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Why Flash Hacks?
The term "hacking" has a bad reputation in the popular media. They use it to refer to breaking into systems or wreaking havoc using computers as weapons. Among people who write code, though, the term "hack" refers to a quick and dirty solution to a problem or a clever way to get something done. And the term "hacker" is taken very much as a compliment, referring to someone as being creative and having the technical chops to get things done. The Hacks series is an attempt the reclaim the word, document the good ways people are hacking, and pass the hacker ethic of creative participation on to the uninitiated. Seeing how others approach systems and problems is often the quickest way to learn about a new technology.
Flash Hacks is about coming up with new ideas for your Flash web designs, ActionScript, and Flash content.
Flash authoring is all about creativity, in both design and coding, and pushing the envelope of what is possible. Although multimedia scripting has become more structured and formalized, there is still plenty of room (and need) for hacks and workarounds when the standard routes fail.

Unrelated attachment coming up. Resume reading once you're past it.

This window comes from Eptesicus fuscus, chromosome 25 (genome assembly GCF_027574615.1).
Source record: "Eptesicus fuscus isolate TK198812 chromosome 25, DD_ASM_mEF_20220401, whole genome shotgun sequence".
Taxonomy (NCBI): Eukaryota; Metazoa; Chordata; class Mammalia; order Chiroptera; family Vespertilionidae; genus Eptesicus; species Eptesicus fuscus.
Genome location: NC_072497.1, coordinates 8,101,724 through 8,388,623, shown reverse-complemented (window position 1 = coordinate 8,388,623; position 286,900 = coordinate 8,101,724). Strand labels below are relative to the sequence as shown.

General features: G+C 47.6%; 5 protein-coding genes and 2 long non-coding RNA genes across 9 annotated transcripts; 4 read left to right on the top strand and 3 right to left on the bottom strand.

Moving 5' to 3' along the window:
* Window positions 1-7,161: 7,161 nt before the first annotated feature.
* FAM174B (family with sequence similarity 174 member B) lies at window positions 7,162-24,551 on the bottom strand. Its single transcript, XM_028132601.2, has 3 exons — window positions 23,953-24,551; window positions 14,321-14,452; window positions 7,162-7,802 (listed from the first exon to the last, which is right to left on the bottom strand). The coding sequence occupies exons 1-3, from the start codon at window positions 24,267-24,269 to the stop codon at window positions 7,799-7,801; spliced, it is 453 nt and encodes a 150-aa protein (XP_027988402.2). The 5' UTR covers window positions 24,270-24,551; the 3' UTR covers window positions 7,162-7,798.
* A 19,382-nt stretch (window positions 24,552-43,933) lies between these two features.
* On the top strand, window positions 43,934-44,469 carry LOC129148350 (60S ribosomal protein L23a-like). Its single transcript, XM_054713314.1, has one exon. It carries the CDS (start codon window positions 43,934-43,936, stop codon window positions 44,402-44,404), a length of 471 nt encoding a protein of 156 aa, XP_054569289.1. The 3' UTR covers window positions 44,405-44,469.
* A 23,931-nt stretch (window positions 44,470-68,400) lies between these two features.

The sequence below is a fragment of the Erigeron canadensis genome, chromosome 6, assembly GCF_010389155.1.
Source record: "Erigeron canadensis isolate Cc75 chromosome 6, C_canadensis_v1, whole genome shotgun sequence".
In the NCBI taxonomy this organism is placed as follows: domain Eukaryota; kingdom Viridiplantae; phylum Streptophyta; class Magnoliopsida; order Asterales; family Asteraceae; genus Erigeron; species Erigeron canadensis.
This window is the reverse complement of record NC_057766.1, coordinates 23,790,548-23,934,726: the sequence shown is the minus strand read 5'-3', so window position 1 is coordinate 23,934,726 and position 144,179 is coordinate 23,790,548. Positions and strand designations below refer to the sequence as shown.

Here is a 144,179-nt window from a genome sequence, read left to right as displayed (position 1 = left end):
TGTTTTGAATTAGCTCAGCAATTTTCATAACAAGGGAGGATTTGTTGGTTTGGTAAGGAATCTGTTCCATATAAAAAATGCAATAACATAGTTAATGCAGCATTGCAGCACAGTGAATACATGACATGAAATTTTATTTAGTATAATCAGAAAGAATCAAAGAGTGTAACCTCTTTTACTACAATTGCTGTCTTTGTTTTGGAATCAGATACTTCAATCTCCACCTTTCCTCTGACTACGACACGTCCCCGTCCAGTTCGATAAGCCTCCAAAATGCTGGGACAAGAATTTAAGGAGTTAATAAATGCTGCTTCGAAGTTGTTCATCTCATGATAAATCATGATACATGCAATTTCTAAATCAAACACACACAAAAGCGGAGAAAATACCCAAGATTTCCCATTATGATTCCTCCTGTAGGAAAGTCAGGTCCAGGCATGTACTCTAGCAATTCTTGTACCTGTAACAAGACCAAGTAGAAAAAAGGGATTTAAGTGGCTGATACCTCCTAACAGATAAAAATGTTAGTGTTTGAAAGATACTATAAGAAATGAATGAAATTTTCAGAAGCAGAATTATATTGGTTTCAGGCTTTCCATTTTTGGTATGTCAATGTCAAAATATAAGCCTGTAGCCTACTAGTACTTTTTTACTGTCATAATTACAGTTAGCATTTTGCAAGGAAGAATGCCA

When I first opened up the Flash application and started reading the official documentation, it took me a while to understand how Flash is really supposed to be used, and from feedback I have received since, this is a common problem.
Flash is thus an area in which experimenting, hacking around limitations, and knowing a lot of design tricks is part of the workflow because the aim is often to create something original and engaging. Reading the Macromedia Flash documentation will take you only so far before you need to start looking for clever hacks and inside tricks that overcome many of Flash's limitations.
Therefore, this book is not just about showing you some interesting hacks, it is about showing you some of the nonobvious techniques and ideas that will make your Flash designs more original and your applications more effective.
Of course, this also means that you won't be using many of the hacks presented here as-is, but instead will use them as starting points for further exploration and development. Experimentation is to be promoted-it is what Flash and the Flash community are all about. This book borrows much from the rich tradition of the Flash community but also presents many original ideas to teach, entertain, and inspire you.
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